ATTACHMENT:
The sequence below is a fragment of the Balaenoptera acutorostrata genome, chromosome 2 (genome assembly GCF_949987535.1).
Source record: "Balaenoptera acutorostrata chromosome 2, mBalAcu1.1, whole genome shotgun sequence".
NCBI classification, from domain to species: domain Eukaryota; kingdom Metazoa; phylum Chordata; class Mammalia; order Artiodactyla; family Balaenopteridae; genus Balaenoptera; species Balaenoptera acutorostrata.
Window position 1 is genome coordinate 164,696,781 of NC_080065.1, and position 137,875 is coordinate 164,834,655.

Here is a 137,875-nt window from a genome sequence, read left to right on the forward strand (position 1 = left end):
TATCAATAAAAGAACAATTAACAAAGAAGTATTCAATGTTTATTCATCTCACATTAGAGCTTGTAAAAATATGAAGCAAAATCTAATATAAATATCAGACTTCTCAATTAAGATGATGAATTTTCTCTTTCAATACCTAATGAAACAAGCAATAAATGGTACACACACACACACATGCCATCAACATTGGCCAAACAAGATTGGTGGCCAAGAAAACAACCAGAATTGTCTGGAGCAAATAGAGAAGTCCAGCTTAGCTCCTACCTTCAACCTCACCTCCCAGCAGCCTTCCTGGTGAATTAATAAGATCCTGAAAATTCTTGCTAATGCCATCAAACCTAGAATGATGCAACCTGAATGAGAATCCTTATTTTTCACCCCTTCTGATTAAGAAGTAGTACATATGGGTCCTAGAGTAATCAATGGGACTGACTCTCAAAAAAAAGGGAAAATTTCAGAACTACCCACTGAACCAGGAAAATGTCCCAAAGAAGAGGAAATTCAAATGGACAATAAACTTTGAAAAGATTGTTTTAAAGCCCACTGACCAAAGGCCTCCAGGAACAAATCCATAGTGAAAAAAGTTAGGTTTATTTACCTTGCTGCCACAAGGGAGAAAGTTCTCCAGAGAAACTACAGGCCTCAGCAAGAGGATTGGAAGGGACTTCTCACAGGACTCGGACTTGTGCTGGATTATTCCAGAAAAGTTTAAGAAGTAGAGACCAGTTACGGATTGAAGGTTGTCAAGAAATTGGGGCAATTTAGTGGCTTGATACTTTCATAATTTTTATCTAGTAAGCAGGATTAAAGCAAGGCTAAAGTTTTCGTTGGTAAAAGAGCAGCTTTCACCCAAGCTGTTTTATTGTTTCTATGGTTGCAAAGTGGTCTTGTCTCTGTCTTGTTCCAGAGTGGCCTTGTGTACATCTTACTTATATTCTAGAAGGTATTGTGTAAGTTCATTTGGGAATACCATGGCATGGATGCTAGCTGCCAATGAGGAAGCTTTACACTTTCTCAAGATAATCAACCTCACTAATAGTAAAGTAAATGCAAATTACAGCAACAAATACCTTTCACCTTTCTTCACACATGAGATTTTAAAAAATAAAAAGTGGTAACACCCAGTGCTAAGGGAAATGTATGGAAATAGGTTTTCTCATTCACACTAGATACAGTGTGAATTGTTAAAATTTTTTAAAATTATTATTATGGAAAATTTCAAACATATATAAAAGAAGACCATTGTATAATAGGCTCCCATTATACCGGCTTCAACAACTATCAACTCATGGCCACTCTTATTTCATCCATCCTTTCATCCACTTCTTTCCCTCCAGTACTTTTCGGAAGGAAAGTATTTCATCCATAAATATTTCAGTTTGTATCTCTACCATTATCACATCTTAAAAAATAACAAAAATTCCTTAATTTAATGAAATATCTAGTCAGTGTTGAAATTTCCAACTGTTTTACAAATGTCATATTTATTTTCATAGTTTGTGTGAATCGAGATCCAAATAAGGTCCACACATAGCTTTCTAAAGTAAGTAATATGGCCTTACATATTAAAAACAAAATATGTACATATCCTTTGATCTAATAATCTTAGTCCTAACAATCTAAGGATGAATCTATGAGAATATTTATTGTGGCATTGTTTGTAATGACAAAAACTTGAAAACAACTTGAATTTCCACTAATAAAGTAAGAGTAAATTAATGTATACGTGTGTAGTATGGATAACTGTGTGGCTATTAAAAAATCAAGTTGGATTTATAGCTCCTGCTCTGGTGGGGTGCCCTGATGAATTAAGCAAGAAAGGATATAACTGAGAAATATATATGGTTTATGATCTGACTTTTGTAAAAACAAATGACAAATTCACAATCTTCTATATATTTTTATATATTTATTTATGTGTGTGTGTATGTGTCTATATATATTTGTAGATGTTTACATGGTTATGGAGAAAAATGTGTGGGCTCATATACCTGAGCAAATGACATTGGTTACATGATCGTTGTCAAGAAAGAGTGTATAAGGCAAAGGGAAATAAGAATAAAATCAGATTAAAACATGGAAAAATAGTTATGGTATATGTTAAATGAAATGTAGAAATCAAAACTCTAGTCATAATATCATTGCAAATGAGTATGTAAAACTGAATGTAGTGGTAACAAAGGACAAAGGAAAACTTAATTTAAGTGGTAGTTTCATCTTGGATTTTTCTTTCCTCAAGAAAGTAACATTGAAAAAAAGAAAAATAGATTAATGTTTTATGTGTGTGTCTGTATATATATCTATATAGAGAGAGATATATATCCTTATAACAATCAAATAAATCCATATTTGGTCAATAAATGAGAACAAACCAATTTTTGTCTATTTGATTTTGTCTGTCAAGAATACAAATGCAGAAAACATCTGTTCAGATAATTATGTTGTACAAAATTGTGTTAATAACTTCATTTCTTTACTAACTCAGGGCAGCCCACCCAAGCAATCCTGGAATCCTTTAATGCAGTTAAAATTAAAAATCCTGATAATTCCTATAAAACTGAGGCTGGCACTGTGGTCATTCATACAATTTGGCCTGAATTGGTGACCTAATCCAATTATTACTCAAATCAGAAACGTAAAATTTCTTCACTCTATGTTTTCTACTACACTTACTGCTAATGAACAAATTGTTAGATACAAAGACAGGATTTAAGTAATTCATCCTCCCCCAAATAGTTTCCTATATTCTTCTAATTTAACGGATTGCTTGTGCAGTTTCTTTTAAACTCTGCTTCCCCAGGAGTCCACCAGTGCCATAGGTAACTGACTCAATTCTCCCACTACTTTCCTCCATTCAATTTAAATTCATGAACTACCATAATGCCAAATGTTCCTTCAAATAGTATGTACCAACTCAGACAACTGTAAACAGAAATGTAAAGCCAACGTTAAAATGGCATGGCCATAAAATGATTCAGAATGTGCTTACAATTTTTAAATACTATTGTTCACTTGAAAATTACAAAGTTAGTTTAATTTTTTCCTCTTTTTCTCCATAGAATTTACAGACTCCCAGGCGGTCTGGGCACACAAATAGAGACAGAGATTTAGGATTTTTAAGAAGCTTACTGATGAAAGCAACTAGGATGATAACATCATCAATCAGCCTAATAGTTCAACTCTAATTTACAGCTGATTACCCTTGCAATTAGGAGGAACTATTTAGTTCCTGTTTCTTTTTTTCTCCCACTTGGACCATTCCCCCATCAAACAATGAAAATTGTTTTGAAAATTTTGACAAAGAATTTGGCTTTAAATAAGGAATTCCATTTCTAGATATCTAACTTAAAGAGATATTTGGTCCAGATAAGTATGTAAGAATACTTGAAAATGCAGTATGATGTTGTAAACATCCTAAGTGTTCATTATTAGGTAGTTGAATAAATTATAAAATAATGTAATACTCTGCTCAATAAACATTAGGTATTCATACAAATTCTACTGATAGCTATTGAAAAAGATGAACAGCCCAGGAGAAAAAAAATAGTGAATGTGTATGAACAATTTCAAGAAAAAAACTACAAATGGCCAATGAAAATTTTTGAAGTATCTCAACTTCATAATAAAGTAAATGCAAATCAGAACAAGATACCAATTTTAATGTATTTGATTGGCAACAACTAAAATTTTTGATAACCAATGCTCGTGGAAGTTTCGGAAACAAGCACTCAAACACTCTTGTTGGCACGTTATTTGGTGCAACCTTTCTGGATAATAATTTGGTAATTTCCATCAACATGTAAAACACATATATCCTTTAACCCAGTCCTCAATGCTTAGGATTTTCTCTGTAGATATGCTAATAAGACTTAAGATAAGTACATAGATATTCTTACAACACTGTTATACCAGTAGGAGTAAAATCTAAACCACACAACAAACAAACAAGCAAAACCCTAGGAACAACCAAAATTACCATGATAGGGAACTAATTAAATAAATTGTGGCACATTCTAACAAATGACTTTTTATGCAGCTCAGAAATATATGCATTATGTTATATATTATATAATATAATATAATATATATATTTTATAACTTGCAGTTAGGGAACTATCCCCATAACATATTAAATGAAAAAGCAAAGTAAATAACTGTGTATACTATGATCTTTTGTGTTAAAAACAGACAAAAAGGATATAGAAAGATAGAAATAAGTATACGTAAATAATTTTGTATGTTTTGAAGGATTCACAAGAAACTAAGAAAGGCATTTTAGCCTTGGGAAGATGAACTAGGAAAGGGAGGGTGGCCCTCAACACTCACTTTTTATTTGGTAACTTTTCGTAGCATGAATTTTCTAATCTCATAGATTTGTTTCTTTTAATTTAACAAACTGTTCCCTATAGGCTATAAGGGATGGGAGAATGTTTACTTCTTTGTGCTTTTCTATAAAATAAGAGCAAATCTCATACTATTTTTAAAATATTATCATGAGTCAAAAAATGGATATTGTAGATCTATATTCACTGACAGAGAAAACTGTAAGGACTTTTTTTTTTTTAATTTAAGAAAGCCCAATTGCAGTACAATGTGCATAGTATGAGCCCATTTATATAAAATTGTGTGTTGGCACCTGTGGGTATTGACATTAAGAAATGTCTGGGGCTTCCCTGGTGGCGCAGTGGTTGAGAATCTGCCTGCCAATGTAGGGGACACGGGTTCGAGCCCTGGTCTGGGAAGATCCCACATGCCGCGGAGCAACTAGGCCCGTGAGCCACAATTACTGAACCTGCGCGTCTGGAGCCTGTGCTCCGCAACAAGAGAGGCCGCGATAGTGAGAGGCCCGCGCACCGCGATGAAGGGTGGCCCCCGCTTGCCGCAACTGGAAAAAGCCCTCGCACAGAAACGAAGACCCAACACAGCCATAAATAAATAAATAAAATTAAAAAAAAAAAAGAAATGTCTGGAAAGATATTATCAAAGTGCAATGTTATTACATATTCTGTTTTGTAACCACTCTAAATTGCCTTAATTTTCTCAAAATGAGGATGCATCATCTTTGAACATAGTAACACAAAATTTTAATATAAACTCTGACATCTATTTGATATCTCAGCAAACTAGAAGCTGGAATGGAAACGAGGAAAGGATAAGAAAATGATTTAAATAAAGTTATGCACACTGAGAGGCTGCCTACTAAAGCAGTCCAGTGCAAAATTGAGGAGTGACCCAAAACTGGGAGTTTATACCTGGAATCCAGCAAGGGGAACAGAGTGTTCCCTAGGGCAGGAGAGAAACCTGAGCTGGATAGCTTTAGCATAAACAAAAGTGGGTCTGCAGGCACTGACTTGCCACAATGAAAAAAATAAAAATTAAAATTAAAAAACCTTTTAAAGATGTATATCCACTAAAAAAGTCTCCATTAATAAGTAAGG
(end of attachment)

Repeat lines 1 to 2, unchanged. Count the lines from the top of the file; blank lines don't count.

The sequence below is a fragment of the Balaenoptera acutorostrata genome, chromosome 2 (genome assembly GCF_949987535.1).
Source record: "Balaenoptera acutorostrata chromosome 2, mBalAcu1.1, whole genome shotgun sequence".